November 18, 2010

A new look for New Directions


Left: the previous logo, designed by Heinz Henghes; Right: Felix Sockwell's updated version

Left: the previous logo, designed by Heinz Henghes; Right: Felix Sockwell's updated version

This week, in anticipation of its upcoming 75th anniversary, the renowned publisher New Directions unveiled a new take on its classic colophon. Commissioned by New Directions creative director at large Rodrigo Corral and drawn by illustrator Felix Sockwell, the refreshed logo gives the publisher a more contemporary identity while still honoring its history of distinguished design.

And what a history, starting from the beginning, when New Directions founder James Laughlin commissioned none other than the famed woodcut artist Rockwell Kent (known for his illustrated editions of Candide and Moby Dick) to create the original colophon, depicting a nude man atop a horse, kneeling on the pages of an open book. The logo’s first refresh came shortly thereafter, when Ezra Pound recommended the sculptor (and Pound’s former roommate) Heinz Henghes to put his spin on it, better reflecting the avant-garde work the young press was already publishing. After all, while Kent’s woodcuts belonged to the historic tradition of craftsmanship, Henghes was a modernist of the new generation.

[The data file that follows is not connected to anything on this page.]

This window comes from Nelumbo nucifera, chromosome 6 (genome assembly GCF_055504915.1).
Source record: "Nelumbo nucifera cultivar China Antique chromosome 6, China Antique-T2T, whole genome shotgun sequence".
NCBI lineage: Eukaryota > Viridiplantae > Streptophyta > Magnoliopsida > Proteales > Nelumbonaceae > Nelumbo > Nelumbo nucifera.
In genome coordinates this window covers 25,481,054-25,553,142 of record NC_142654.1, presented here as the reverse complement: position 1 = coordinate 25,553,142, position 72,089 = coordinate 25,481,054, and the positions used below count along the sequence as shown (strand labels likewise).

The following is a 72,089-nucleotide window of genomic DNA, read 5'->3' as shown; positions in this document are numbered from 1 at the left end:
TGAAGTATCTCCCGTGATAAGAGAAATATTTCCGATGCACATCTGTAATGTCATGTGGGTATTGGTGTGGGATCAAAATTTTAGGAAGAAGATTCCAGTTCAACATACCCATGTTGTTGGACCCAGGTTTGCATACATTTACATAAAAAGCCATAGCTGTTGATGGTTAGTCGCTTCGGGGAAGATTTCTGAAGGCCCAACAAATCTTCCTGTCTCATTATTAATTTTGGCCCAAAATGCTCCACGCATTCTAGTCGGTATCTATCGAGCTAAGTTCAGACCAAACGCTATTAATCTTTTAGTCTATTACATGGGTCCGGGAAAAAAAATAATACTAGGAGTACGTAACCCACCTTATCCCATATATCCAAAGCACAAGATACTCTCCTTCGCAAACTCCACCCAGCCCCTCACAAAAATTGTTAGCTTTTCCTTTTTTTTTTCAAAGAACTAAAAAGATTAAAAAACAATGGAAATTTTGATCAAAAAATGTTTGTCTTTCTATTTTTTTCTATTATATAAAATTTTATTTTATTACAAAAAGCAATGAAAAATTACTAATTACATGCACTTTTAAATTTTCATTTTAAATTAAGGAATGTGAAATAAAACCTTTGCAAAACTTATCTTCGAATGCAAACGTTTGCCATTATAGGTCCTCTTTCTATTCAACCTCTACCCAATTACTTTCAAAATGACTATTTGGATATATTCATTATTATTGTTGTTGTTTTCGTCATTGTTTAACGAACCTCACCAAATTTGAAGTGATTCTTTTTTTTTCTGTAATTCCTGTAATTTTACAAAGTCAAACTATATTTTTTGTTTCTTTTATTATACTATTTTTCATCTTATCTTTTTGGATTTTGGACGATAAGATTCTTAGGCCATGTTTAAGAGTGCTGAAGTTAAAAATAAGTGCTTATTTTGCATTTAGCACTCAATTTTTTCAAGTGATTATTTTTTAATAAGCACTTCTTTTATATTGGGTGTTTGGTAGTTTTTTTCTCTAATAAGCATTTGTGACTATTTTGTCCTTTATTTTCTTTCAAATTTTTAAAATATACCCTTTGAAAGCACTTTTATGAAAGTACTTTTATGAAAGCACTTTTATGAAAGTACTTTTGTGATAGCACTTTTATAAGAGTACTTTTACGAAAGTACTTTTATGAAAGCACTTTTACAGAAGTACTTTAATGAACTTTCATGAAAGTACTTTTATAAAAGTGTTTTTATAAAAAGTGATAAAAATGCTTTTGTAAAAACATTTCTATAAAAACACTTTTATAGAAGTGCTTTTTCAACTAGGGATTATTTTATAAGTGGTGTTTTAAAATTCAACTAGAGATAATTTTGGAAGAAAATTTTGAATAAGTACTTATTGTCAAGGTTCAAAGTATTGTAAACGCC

Kafka's <em>Amerika</em>, designed by Alvin Lustig

Kafka's Amerika, designed by Alvin Lustig

This commitment to cutting-edge design continued through the 1940s and ’50s, when Laughlin asked design hero Alvin Lustig to create a series of iconic covers, many of which (including his takes on Kafka‘s Amerika and Tennessee Williams‘s Camino Real) hold their own among the 20th century’s greatest works of graphic design. Throughout this period, Lustig’s innovative work for New Directions did much to establish the US as a leader in modernist visual culture after it had lagged behind Europe during the early years of the century.

The new logo, along with Rodrigo Corral’s smart design and direction, again positions New Directions as a leader in the realm of book design. Sockwell’s lyrical linework has a number of admirable qualities, notably, Henghes’s rendition has never reduced well to fit on a book’s spine, while the new version is equally charming both large and small. But even better, beyond its depiction of the solemn pursuit of serious literature, there’s a note of joy in the new logo. Henghes’s harsh, angular marks are transformed into a playful scribble, reminding us that at the heart of great writing is great imagination.

You can read more about Sockwell’s process, which includes a lot of research and a trip to the hospital, at his blog.

Christopher King is the Art Director of Melville House.